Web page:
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mSystems. 2016 Apr 19;1(2). pii: e00022-16. eCollection 2016 Mar-Apr.

Geography and Location Are the Primary Drivers of Office Microbiome Composition.

Author information

1
Department of Biological Sciences, Northern Arizona University, Flagstaff, Arizona, USA; Center for Microbial Genetics and Genomics, Northern Arizona University, Flagstaff, Arizona, USA.
2
Department of Biology, San Diego State University, San Diego, California, USA.
3
Department of Civil Engineering, University of Toronto, Toronto, Ontario, Canada.
4
Department of Mathematics and Statistics, Northern Arizona University, Flagstaff, Arizona, USA.
5
Department of Computer of Science, University of California San Diego, San Diego, California, USA; Department of Pediatrics, University of California San Diego, San Diego, California, USA.
6
Department of Civil Engineering, University of Toronto, Toronto, Ontario, Canada; Dalla Lana School of Public Health, University of Toronto, Toronto, Ontario, Canada.

Abstract

In the United States, humans spend the majority of their time indoors, where they are exposed to the microbiome of the built environment (BE) they inhabit. Despite the ubiquity of microbes in BEs and their potential impacts on health and building materials, basic questions about the microbiology of these environments remain unanswered. We present a study on the impacts of geography, material type, human interaction, location in a room, seasonal variation, and indoor and microenvironmental parameters on bacterial communities in offices. Our data elucidate several important features of microbial communities in BEs. First, under normal office environmental conditions, bacterial communities do not differ on the basis of surface material (e.g., ceiling tile or carpet) but do differ on the basis of the location in a room (e.g., ceiling or floor), two features that are often conflated but that we are able to separate here. We suspect that previous work showing differences in bacterial composition with surface material was likely detecting differences based on different usage patterns. Next, we find that offices have city-specific bacterial communities, such that we can accurately predict which city an office microbiome sample is derived from, but office-specific bacterial communities are less apparent. This differs from previous work, which has suggested office-specific compositions of bacterial communities. We again suspect that the difference from prior work arises from different usage patterns. As has been previously shown, we observe that human skin contributes heavily to the composition of BE surfaces. IMPORTANCE Our study highlights several points that should impact the design of future studies of the microbiology of BEs. First, projects tracking changes in BE bacterial communities should focus sampling efforts on surveying different locations in offices and in different cities but not necessarily different materials or different offices in the same city. Next, disturbance due to repeated sampling, though detectable, is small compared to that due to other variables, opening up a range of longitudinal study designs in the BE. Next, studies requiring more samples than can be sequenced on a single sequencing run (which is increasingly common) must control for run effects by including some of the same samples in all of the sequencing runs as technical replicates. Finally, detailed tracking of indoor and material environment covariates is likely not essential for BE microbiome studies, as the normal range of indoor environmental conditions is likely not large enough to impact bacterial communities.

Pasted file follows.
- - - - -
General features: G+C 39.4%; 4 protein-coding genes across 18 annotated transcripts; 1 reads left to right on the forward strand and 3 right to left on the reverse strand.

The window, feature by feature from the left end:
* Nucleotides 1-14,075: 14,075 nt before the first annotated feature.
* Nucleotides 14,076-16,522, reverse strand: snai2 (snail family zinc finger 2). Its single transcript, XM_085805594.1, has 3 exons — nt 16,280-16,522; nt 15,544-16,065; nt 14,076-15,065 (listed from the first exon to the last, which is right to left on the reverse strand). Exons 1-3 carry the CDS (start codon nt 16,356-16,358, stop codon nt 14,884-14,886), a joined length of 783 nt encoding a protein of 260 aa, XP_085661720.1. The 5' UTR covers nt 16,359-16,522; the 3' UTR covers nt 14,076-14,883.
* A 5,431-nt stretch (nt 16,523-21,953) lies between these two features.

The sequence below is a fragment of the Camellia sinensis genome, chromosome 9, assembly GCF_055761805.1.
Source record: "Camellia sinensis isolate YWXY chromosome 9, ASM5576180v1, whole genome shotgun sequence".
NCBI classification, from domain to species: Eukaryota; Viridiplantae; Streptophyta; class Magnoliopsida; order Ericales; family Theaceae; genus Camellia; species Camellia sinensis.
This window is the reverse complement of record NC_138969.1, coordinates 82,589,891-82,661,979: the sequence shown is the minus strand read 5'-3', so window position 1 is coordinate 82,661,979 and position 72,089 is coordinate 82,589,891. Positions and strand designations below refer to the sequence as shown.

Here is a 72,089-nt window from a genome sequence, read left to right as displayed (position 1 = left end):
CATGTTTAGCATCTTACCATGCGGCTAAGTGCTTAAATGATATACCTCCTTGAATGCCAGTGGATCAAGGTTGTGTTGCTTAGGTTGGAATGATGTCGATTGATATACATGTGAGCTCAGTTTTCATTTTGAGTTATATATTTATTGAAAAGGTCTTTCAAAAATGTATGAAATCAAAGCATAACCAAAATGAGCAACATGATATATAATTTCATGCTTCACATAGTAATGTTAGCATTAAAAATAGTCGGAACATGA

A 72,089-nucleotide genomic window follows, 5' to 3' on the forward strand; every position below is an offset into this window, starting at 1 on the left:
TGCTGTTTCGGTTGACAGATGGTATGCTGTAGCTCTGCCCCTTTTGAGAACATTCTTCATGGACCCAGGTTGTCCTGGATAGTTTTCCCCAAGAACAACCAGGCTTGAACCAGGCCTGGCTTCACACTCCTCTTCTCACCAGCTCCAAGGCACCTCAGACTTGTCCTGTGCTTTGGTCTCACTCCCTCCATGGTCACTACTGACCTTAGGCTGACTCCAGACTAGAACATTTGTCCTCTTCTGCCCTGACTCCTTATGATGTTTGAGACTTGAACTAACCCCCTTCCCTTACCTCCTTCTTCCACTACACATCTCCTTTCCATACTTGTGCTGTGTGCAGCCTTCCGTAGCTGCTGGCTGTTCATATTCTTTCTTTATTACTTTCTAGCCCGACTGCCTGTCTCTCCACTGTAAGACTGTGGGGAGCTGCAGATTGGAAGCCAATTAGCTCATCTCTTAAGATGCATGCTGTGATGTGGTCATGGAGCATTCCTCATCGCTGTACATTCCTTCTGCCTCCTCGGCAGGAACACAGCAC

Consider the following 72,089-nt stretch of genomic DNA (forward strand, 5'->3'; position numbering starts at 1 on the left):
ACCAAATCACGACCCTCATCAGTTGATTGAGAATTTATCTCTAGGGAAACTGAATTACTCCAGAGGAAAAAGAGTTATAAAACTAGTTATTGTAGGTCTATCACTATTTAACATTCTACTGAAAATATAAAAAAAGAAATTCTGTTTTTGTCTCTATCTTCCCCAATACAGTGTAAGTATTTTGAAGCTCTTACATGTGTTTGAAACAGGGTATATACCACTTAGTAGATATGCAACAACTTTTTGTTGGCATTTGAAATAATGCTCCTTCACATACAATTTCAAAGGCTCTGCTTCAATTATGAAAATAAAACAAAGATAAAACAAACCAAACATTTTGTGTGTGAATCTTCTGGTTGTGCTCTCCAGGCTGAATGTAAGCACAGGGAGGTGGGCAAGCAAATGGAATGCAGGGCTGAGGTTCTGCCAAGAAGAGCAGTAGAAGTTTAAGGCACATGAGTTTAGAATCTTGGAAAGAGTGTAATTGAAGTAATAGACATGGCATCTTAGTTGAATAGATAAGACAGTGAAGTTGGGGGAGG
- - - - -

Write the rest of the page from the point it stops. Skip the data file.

KEYWORDS:

bacteria; built environment; fungi; microbiome

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